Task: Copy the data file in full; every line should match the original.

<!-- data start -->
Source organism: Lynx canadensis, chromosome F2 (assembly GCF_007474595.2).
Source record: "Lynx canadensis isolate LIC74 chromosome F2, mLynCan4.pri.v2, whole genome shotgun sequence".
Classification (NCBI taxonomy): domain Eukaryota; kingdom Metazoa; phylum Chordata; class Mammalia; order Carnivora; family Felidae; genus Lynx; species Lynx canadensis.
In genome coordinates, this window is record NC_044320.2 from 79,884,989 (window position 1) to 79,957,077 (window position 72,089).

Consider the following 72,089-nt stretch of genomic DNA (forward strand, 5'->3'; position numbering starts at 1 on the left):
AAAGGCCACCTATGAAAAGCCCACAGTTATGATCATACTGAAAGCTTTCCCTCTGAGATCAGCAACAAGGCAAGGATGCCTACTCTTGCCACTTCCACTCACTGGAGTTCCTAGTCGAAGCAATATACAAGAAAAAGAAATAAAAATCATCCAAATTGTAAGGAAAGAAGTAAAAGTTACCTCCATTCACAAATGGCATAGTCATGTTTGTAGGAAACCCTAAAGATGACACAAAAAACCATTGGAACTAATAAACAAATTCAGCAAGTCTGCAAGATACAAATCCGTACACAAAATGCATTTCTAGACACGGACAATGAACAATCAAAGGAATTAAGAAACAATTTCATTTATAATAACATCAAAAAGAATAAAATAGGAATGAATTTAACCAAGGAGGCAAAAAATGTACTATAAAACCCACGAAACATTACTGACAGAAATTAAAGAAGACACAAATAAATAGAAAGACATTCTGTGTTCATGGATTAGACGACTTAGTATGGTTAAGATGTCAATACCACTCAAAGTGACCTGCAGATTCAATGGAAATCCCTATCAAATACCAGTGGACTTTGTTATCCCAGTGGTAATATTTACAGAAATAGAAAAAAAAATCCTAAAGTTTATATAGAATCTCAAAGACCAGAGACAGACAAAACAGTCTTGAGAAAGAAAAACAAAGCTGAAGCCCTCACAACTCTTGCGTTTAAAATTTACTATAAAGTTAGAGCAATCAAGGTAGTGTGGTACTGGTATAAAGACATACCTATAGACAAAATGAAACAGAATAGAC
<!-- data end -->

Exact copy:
Source organism: Lynx canadensis, chromosome F2 (assembly GCF_007474595.2).
Source record: "Lynx canadensis isolate LIC74 chromosome F2, mLynCan4.pri.v2, whole genome shotgun sequence".
Classification (NCBI taxonomy): domain Eukaryota; kingdom Metazoa; phylum Chordata; class Mammalia; order Carnivora; family Felidae; genus Lynx; species Lynx canadensis.
In genome coordinates, this window is record NC_044320.2 from 79,884,989 (window position 1) to 79,957,077 (window position 72,089).

Consider the following 72,089-nt stretch of genomic DNA (forward strand, 5'->3'; position numbering starts at 1 on the left):
AAAGGCCACCTATGAAAAGCCCACAGTTATGATCATACTGAAAGCTTTCCCTCTGAGATCAGCAACAAGGCAAGGATGCCTACTCTTGCCACTTCCACTCACTGGAGTTCCTAGTCGAAGCAATATACAAGAAAAAGAAATAAAAATCATCCAAATTGTAAGGAAAGAAGTAAAAGTTACCTCCATTCACAAATGGCATAGTCATGTTTGTAGGAAACCCTAAAGATGACACAAAAAACCATTGGAACTAATAAACAAATTCAGCAAGTCTGCAAGATACAAATCCGTACACAAAATGCATTTCTAGACACGGACAATGAACAATCAAAGGAATTAAGAAACAATTTCATTTATAATAACATCAAAAAGAATAAAATAGGAATGAATTTAACCAAGGAGGCAAAAAATGTACTATAAAACCCACGAAACATTACTGACAGAAATTAAAGAAGACACAAATAAATAGAAAGACATTCTGTGTTCATGGATTAGACGACTTAGTATGGTTAAGATGTCAATACCACTCAAAGTGACCTGCAGATTCAATGGAAATCCCTATCAAATACCAGTGGACTTTGTTATCCCAGTGGTAATATTTACAGAAATAGAAAAAAAAATCCTAAAGTTTATATAGAATCTCAAAGACCAGAGACAGACAAAACAGTCTTGAGAAAGAAAAACAAAGCTGAAGCCCTCACAACTCTTGCGTTTAAAATTTACTATAAAGTTAGAGCAATCAAGGTAGTGTGGTACTGGTATAAAGACATACCTATAGACAAAATGAAACAGAATAGAC